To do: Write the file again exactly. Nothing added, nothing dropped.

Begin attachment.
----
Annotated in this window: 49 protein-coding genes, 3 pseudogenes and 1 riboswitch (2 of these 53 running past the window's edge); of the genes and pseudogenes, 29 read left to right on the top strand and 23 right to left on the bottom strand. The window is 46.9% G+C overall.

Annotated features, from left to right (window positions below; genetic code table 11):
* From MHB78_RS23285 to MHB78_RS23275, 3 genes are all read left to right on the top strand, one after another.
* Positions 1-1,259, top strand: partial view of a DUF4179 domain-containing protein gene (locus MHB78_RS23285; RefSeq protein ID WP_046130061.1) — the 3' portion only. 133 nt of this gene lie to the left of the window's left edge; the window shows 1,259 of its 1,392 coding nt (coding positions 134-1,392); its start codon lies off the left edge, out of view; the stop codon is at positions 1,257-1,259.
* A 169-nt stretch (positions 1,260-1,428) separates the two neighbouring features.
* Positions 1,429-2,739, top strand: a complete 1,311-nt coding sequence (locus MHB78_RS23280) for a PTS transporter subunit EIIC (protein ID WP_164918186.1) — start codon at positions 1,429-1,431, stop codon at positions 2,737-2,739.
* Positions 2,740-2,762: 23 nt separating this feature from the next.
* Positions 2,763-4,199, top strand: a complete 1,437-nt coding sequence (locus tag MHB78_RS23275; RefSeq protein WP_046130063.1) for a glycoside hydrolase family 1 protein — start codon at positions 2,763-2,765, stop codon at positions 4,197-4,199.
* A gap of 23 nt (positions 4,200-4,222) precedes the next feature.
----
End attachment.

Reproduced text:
Annotated in this window: 49 protein-coding genes, 3 pseudogenes and 1 riboswitch (2 of these 53 running past the window's edge); of the genes and pseudogenes, 29 read left to right on the top strand and 23 right to left on the bottom strand. The window is 46.9% G+C overall.

Annotated features, from left to right (window positions below; genetic code table 11):
* From MHB78_RS23285 to MHB78_RS23275, 3 genes are all read left to right on the top strand, one after another.
* Positions 1-1,259, top strand: partial view of a DUF4179 domain-containing protein gene (locus MHB78_RS23285; RefSeq protein ID WP_046130061.1) — the 3' portion only. 133 nt of this gene lie to the left of the window's left edge; the window shows 1,259 of its 1,392 coding nt (coding positions 134-1,392); its start codon lies off the left edge, out of view; the stop codon is at positions 1,257-1,259.
* A 169-nt stretch (positions 1,260-1,428) separates the two neighbouring features.
* Positions 1,429-2,739, top strand: a complete 1,311-nt coding sequence (locus MHB78_RS23280) for a PTS transporter subunit EIIC (protein ID WP_164918186.1) — start codon at positions 1,429-1,431, stop codon at positions 2,737-2,739.
* Positions 2,740-2,762: 23 nt separating this feature from the next.
* Positions 2,763-4,199, top strand: a complete 1,437-nt coding sequence (locus tag MHB78_RS23275; RefSeq protein WP_046130063.1) for a glycoside hydrolase family 1 protein — start codon at positions 2,763-2,765, stop codon at positions 4,197-4,199.
* A gap of 23 nt (positions 4,200-4,222) precedes the next feature.